Obagi is a mature onshore oil field in the Niger Delta discovered in 1964 which comprises of mainly oil-bearing reservoirs with some reservoirs having large gas caps. Over the years, significant oil production has taken place in the oil rims of the reservoirs with large gas caps. Time-lapse fluid saturation evaluation using openhole well logs and cased-hole saturation logs (CHSL) established flushed oil zones and the existence of significant remaining gas columns in two gas cap reservoirs.
Integrated reservoir studies identified watered-out wells that traverse these gas caps and are well placed to produce the gas zone with good clearance from the current water contact. In order to increase gas production potential from the Obagi Field at very low cost, a strategy of rigless intervention using coiled tubing for cement isolation and E-Line re-perforation to convert the watered-out oil wells to gas producers was adopted. Candidate wells for intervention were selected based on their location within the reservoirs, considering their proximity to the existing producers as well as the ease of connection to existing surface facilities.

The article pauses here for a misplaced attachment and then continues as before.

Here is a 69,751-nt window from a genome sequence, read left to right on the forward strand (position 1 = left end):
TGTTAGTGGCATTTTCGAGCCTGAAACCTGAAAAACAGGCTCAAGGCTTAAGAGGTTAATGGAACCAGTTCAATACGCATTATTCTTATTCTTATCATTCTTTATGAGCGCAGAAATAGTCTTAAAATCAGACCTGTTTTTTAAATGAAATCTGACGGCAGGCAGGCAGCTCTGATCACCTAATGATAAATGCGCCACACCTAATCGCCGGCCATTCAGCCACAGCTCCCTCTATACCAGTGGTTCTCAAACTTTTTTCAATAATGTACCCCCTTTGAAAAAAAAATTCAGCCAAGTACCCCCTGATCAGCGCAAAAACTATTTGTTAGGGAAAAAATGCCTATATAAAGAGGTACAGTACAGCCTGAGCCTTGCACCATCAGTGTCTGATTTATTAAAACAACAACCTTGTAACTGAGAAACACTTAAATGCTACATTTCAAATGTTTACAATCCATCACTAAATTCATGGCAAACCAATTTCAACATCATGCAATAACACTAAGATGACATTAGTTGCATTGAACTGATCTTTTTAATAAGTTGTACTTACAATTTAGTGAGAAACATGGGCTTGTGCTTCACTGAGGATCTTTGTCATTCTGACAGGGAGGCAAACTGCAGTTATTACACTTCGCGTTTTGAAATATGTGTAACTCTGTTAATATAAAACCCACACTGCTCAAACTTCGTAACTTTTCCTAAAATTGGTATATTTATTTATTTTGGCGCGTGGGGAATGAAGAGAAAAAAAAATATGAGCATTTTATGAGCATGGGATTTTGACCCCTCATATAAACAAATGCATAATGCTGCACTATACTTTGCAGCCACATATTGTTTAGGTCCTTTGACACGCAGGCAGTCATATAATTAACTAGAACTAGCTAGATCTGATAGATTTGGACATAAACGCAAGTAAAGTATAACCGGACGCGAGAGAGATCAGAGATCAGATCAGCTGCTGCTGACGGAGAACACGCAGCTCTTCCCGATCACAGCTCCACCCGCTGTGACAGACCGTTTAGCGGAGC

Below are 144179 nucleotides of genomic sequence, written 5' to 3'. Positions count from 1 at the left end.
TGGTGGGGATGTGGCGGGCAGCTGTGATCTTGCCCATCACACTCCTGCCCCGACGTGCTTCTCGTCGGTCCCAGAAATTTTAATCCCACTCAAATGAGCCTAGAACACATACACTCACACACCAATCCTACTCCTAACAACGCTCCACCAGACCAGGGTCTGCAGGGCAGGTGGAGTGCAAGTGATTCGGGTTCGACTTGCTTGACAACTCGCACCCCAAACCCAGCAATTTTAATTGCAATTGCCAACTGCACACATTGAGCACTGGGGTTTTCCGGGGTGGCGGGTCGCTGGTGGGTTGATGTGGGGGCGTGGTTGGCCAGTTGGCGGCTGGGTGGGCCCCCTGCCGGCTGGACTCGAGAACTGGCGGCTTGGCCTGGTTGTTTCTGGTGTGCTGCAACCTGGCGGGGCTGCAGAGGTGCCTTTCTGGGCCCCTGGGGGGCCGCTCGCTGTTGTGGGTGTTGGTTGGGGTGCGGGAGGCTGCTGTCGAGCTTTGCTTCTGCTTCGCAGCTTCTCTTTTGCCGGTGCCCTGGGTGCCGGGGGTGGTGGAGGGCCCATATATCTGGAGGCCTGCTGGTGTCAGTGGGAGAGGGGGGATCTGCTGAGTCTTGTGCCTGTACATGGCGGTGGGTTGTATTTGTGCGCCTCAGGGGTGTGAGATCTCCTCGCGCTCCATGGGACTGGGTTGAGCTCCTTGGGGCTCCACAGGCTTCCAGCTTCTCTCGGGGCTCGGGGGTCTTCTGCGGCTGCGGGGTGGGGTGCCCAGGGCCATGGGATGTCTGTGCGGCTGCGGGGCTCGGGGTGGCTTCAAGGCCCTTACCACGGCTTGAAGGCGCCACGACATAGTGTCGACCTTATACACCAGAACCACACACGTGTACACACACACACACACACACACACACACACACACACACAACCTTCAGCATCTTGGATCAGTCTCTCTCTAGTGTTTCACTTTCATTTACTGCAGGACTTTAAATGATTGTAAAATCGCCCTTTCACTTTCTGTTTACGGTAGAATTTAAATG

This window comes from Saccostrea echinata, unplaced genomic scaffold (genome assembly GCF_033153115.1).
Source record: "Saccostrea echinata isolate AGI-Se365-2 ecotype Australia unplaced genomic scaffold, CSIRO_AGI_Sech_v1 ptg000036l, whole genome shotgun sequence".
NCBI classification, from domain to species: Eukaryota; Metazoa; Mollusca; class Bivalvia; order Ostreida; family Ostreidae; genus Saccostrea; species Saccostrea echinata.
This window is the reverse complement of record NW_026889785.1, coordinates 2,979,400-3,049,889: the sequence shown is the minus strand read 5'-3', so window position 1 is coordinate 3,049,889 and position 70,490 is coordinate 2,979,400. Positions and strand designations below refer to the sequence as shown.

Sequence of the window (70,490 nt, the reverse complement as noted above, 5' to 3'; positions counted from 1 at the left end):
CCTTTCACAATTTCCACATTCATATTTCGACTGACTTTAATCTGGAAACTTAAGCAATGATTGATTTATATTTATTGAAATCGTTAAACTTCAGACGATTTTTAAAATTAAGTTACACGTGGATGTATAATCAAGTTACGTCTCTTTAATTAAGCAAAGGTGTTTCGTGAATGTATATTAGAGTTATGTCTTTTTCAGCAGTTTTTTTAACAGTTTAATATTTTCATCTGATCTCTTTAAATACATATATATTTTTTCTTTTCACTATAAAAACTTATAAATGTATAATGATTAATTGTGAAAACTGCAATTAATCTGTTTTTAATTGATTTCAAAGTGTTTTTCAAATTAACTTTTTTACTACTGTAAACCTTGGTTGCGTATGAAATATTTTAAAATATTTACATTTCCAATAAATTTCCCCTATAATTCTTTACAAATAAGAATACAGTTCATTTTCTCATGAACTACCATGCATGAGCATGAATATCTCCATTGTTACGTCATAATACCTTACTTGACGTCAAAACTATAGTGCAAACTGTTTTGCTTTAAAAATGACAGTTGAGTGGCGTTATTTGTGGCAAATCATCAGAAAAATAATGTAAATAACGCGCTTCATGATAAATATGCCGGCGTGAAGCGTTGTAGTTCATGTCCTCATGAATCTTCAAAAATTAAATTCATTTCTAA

An intervention was carried out on OB-P1 by isolating the existing perforations via coiled tubing by setting a plug in the tubing above the watered-out zone, performing a tubing punch and circulating cement in the annulus. An E-Line re-perforation was then performed shallower in the R1 reservoir gas cap with a ceramic screen installed for sand control.
A post intervention production test shows that OB-P1 has a gas production potential of > 250 kSm3/day (8.8 MMSCFD). This rate is constrained by damage (well still cleaning up) as well as mechanical skin due the completion type (ceramic sand screen) and the small effective wellbore diameter. Successful execution of three other planned conversion wells will replace, at least, one of the infill gas wells in the planned drilling sequence. This will result in a cost saving of about 65% of a new well.